Kinney assumed full-time responsibilities this past summer with the arrival of Steve Yzerman as Detroit’s general manager.
With both Shawn Horcoff, the Red Wings’ director of player development, and Dan Cleary, his assistant, having seen first-hand the benefits of Barwis Methods when they were still playing, the decision was made to fortify the fitness efforts within the organization.
All-new equipment was purchased for the Griffins’ weight room, which nearly doubled in size during the offseason renovation of Van Andel Arena’s locker rooms and adjoining space, and Kinney started accompanying the team on every road trip.
“With the arrival of Mr. Yzerman, the organization made some big changes,” Kinney said. “During the rebuilding process, we’re becoming even more focused on the development of our players. We want a seamless transition between the AHL and NHL so that when they go back and forth between Grand Rapids and Detroit, everyone is on the same sheet of music.”
With new equipment and a new space, there are also new expectations. Kinney said he believes his work will become even more data-driven with time as the organization employs statistical analysis in the pursuit of peak performance.
“We’re trying to take the subjective out of training and move into more objective analysis,” he said. “Instead of a player saying, ‘I feel this,’ we can look at certain data points and go, ’Here is what it is.’ By looking at the numbers, we can determine whether someone is in shape or out of shape.”
Everything can ultimately be measured for key indicators, from heart monitors that can determine a player’s recovery rate to tests to measure the velocity of the bar during the lifting of weights.
All of the data will be collected, analyzed and ultimately assembled into statistical reports that will determine the desired elements necessary to become a complete hockey player.
“It’s new for our organization, but it’s not new in sports,” he said. “We’ve been behind, so it’s a welcoming change and a credit to Steve, Shawn and Dan that we are fortifying our strength and conditioning efforts. It feels good that they’re putting some teeth behind our efforts to build the total player.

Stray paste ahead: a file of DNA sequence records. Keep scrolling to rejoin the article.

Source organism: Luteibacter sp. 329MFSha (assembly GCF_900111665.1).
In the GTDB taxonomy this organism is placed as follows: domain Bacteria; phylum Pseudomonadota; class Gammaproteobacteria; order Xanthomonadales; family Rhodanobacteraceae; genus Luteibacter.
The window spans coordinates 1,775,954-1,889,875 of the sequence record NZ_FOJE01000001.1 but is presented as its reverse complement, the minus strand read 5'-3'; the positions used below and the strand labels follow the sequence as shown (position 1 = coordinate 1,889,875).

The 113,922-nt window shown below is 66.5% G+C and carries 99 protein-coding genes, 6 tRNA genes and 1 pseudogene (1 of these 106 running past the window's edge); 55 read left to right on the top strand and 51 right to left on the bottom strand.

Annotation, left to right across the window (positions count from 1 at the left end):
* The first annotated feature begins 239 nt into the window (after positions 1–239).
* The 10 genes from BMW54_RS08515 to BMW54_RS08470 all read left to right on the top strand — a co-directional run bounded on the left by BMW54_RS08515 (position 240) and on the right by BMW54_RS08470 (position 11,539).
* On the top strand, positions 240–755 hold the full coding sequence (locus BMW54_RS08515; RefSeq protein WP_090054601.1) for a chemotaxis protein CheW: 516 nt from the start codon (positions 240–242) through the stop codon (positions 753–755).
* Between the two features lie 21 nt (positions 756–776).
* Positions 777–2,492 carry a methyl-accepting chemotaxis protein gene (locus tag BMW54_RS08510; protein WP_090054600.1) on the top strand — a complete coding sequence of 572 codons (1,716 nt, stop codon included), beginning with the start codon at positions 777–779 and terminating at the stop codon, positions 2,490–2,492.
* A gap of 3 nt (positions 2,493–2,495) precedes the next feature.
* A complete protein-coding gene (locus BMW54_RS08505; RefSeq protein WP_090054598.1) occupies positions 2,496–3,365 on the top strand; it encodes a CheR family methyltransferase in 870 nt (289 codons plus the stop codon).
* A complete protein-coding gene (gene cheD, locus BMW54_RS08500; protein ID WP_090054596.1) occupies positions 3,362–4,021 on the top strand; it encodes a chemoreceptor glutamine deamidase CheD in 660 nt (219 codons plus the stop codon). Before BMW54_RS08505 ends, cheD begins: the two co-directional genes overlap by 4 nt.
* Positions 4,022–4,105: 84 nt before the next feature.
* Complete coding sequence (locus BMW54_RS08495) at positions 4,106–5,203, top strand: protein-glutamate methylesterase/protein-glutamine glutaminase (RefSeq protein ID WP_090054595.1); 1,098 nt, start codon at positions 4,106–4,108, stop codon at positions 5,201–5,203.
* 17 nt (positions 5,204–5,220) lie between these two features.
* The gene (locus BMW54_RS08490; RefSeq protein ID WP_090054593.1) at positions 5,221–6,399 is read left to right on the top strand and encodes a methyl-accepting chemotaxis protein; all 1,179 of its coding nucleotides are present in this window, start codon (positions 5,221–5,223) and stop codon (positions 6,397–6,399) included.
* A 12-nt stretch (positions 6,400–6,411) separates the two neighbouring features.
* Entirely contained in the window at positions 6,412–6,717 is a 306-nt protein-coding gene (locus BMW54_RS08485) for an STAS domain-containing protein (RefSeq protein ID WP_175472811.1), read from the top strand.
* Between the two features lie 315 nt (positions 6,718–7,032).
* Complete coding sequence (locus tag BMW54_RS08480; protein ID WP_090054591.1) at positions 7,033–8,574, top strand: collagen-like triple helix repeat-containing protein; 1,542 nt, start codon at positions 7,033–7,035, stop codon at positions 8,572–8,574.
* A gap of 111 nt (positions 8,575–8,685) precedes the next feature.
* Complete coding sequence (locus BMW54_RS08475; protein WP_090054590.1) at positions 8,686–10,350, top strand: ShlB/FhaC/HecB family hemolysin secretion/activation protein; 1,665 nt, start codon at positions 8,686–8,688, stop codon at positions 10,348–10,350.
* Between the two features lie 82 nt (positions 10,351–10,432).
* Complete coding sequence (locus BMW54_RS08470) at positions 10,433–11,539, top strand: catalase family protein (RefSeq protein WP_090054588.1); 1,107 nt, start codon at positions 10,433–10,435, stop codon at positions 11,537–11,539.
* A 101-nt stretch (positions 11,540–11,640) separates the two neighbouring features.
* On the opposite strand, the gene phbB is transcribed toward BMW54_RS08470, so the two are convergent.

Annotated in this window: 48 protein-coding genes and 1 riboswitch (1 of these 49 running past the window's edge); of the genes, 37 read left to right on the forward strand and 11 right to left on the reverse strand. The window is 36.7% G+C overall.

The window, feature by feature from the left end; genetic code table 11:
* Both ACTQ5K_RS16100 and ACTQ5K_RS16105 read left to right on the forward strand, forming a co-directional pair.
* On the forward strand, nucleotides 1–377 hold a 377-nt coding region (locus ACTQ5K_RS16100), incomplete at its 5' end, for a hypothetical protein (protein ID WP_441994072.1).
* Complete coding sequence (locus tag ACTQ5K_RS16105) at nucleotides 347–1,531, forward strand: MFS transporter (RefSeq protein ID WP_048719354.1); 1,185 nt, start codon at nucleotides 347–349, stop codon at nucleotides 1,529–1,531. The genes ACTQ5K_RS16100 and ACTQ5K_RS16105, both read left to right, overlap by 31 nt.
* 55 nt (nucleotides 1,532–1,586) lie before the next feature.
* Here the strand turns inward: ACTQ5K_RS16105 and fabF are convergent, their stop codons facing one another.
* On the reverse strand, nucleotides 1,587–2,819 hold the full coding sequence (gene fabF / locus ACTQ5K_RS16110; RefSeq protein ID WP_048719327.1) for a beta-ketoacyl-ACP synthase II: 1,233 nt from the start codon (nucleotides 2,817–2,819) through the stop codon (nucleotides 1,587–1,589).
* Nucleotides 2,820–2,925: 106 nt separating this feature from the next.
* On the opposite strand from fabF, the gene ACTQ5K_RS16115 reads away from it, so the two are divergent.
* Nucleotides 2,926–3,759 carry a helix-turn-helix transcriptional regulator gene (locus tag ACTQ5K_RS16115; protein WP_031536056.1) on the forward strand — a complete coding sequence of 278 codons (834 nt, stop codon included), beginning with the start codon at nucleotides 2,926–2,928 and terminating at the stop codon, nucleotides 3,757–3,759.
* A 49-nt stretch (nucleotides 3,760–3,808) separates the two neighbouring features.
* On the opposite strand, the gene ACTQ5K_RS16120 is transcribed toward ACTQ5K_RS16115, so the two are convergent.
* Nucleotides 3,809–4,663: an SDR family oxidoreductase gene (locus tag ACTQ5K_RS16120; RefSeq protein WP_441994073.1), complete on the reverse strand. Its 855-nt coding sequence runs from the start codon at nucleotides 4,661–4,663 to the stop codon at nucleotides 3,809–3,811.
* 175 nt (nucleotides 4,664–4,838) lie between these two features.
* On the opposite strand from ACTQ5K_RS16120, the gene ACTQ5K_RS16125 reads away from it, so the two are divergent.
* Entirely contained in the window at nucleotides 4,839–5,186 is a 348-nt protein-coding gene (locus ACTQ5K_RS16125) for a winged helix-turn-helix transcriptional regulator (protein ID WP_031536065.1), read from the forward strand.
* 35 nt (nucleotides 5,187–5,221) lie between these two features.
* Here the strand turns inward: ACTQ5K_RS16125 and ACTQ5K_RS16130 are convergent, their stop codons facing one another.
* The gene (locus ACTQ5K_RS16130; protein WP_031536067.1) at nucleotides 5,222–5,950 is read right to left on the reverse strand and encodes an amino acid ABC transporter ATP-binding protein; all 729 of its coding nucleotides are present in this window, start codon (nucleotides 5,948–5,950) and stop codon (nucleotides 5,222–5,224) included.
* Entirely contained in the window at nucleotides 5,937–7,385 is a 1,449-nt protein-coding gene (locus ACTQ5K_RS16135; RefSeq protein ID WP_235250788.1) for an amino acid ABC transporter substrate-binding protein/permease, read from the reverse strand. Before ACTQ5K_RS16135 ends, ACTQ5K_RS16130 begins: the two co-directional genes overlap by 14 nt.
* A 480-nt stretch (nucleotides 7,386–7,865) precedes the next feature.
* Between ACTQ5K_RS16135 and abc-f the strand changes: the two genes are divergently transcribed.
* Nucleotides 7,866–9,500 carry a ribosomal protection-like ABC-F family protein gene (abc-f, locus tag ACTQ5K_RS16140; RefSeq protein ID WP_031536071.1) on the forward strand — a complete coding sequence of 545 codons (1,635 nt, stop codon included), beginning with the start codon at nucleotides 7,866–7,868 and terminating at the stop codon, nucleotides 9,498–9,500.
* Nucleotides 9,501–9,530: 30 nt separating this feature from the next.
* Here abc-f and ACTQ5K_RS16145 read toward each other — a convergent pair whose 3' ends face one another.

“I’ve been ringing that bell for years. If we’re going to be a developmental league, there is so much more we could be doing to develop our guys and help them become the best players they can be. With the introduction of data, our players can objectively know what is happening with their strength and conditioning.”
Kinney’s increased role means the Griffins will continue to rely on his motivational abilities.
“Sometimes the weight room is the last place that players want to be, especially when they have three games in a week or they’re fighting for a playoff spot,” he said. “I try to make this a happy place. I try to be cheery, try to be funny because I realize this probably isn’t the first place they want to be.
“I try to create a positive environment to help keep guys headed in the right direction. I’ll do what I can to keep things light, act a little goofy, keep them smiling. Nobody wants to deal with a tyrant. That’s not going to work.”
Win or lose, Kinney does his best to keep an even-keel approach.
“When the team is struggling, I do my best to keep the mood light,” he said. “Nobody wants to come into a room filled with doom and gloom. You always tell athletes, ‘Don’t let the last one mess up the next one.’ Last night was last night. What can we do today to get better for tomorrow? We always try to remain upbeat and positive.”
The goal, Kinney says, is to be “a ray of sunshine.”
Every player can use little reminders, or even a bit of a push, from time to time.
“That may depend from week to week or even day-to-day,” he said. “Maybe somebody had a bad game and now they’re extra motivated to do some extra work. Someone else might have had a bad game and now they’re down in the dumps.
“It’s all about learning how different guys respond. You find ways to lift them up and make things better. Strength and conditioning exercises have to be a part of every player’s routine. As they get older, the focus changes a little. Eventually, it’s not necessarily about building strength and power as much as staying strong and healthy.”
In the end, Kinney is happy that he’s playing a small part in the process of reshaping the organization during a journey that will eventually see the Stanley Cup return to Detroit.
“Understanding the glory days of what the Red Wings represented for so long, it’s exciting to be a part of the building block process,” he said. “Knowing what we do in Grand Rapids at the AHL level is going to be impactful on the organization in Detroit for the NHL is very exciting.”